Materialism is a fascinating topic because it is a belief that is typically misconstrued by those holding to a belief in dualism of the mind and body, and an understanding that comes from sources that would be associated with folk psychology (the church and other archaic sources of knowledge). While it is debatable as to what purpose we serve (if any in particular) if a materialistic perspective is true, the idea that one may be moral-less if they do not believe in a mind/soul in any exclusive sort of way is very flawed; and in the least ignorant. With that said, there are multiple positions held by materialists (though they all may intersect in some ways) which add depth to their argument. Eliminative materialism is a particularly intriguing form of materialism because it explains how foolish common beliefs are. Undoubtedly, objections have arisen that beg the question of whether or not eliminative materialism can even be fathomed without some mental properties.

In the case of eliminative materialism, materialists of this philosophy of mind propose the idea that classes of mental states and common-sense understanding of the mind are inherently wrong, and that these things simply do not exist. It would appear that eliminative materialism views the functionality of the universe to be far more complex (though, seemingly more simple is some ways) than how it has been described since ancient times. This complexity is found when one considers the potential for all of our qualia to be contained within the algorithm of the physical world, yet simplicity is found as well in the fact that there is only a physical plane of existence. The ideas developed over time by society, particularly through powerful groups (such as the church in particular) who once held the "key" to knowledge and enlightenment for those poor peasants unable to read, write, and exist without fear of how the "unknown" world functions were sensible in their time. Concepts of the subjective mind and qualia were (and still are) easy to grasp, though this simplicity may not necessarily properly explain how the universe truly works.

Furthermore, the definitive qualities of many words (such as belief and desire) that seemingly explain mental concepts are simply inaccurately defined; as they presume that there is some basis in the external, mental world mutually exclusive of the physical realm. The eliminative materialist's position then would suppose that these so-called mental processes could be explained appropriately using strictly physiological ideas. Folk psychological concepts tend to only examine simple ways of explaining things, without taking into consideration the complexity of the physical system. For example, many "mental" occurrences could potentially be explained by neurological events; though awareness of the physical body on the neurological level may very well be impossible without the right tools for examining the brain. With the growth of human understanding throughout the Scientific Revolution and so on, it is hard to fathom why an individual would adhere to archaic constructs that explain how the "mind" and universe work.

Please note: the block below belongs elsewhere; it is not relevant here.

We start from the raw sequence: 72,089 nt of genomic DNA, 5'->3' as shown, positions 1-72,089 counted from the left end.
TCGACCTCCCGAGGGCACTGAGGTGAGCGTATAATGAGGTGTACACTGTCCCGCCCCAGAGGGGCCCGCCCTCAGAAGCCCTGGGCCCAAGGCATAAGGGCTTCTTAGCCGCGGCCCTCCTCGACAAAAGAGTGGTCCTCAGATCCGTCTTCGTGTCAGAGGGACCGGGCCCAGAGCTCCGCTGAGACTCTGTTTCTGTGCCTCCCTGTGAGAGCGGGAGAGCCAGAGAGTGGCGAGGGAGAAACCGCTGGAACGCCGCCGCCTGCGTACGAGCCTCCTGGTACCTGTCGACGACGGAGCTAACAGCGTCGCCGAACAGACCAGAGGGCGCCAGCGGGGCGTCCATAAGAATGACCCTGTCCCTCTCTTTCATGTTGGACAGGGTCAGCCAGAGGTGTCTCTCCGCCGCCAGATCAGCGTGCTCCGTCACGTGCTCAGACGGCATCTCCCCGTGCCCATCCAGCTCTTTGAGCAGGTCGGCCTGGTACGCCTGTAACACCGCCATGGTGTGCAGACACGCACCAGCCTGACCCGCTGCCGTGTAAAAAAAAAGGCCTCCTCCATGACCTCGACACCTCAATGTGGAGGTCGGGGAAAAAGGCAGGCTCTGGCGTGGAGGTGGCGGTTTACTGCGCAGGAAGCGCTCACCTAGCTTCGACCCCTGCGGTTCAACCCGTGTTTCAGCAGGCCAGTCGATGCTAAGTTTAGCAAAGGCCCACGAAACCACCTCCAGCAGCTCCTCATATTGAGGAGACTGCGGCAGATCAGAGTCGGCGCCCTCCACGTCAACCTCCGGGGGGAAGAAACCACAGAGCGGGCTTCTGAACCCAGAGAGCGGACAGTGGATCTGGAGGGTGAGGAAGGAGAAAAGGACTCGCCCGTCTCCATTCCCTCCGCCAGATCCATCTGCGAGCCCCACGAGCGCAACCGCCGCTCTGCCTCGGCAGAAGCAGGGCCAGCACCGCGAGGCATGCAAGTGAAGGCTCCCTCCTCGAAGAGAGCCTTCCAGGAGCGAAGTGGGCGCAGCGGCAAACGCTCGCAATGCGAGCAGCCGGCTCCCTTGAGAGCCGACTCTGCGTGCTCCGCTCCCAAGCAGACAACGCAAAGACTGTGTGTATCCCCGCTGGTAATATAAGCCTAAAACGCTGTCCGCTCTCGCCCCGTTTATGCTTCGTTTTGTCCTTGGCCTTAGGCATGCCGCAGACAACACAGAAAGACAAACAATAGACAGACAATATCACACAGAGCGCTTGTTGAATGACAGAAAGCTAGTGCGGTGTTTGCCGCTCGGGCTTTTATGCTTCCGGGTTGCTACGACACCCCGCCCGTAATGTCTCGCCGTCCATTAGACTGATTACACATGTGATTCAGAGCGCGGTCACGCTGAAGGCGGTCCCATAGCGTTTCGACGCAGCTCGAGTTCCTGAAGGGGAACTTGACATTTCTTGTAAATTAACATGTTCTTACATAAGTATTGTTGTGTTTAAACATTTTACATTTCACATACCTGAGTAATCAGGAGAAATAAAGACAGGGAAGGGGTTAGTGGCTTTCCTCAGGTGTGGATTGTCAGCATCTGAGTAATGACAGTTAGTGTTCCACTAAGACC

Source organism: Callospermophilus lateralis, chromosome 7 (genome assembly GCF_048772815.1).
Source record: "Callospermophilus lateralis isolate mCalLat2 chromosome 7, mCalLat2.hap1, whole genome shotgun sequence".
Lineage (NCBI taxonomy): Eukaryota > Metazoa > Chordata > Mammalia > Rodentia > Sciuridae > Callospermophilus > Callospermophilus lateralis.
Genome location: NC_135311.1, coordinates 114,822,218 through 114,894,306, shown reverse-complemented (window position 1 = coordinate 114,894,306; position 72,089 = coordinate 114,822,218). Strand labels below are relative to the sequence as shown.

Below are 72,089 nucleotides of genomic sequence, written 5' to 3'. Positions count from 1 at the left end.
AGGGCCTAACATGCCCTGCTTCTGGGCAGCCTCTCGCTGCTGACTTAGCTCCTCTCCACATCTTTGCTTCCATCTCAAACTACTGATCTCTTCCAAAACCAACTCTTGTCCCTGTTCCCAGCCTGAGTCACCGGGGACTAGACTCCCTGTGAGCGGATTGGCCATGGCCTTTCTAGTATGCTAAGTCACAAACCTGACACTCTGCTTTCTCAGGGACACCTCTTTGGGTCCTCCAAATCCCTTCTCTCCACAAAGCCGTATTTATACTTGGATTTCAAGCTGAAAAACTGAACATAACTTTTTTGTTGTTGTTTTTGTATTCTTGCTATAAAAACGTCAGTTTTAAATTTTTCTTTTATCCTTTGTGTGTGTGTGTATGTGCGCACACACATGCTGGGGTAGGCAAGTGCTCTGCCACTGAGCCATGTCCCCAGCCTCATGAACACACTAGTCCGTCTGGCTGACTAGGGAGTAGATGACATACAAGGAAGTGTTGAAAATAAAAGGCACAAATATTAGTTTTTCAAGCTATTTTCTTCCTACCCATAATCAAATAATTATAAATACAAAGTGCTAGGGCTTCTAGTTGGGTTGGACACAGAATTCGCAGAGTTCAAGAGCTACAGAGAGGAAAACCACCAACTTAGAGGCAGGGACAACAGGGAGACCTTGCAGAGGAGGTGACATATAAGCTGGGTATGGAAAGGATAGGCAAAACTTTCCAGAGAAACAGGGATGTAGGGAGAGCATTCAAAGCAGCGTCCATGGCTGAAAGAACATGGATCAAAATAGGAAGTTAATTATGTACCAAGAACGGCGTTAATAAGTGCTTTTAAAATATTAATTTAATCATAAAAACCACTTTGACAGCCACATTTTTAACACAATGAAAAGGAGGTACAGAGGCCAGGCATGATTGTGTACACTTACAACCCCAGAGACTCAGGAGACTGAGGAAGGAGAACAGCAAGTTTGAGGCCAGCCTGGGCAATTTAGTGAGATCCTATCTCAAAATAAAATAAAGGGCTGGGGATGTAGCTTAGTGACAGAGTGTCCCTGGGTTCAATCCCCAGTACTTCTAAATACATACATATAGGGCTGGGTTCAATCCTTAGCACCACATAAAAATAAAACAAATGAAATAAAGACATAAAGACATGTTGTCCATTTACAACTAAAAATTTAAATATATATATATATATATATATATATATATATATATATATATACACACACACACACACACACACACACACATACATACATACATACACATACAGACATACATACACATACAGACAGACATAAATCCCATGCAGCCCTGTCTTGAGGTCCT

One issue that is prevalent in any philosophy of the mind as it relates to materialism is the unknown. A common argument to refute this made by a materialist is to indicate that anything we do not know can, with time, be explained physiologically. In short, this is exactly how eliminative materialists understand the relation between present psychological language and future physiological language. It would seem that one fundamental quality of materialism is a need to redefine terms we understand psychologically (or with a supposition that mental states exist in such a way that is separate from the body) in light of new evidence found in the physiological realm. As a psychology major, the concept of the mind is one that intrigues me deeply; especially because I do not believe in the mind in a sense that it is in any way separate from the physical body. However, I would not deny that there are experiences brought about by misunderstood (or simply not understood) physical processes on a neurological level. In addition to this, psychology intrigues me because it often is not concrete (there are multiple theories of how the brain works, for example) in a way similar to philosophy. If a psychologist adheres to a dualistic worldview philosophically, they will very likely be attracted to psychology that examines the functionality of an individual being as being composed of matter and non-matter. The reality is that how a psychologist perceived the brain and potential "mind" (however one defines mind in this case) is how he/she will treat a patient. There are psychologists who will treat a patient as if their mind is superior to their body, and therefore they will focus on treatments that have less to do with the body and more with the mind. Similarly, there are psychologists who will focus exclusively on the body as if all problems can be associated with the physical.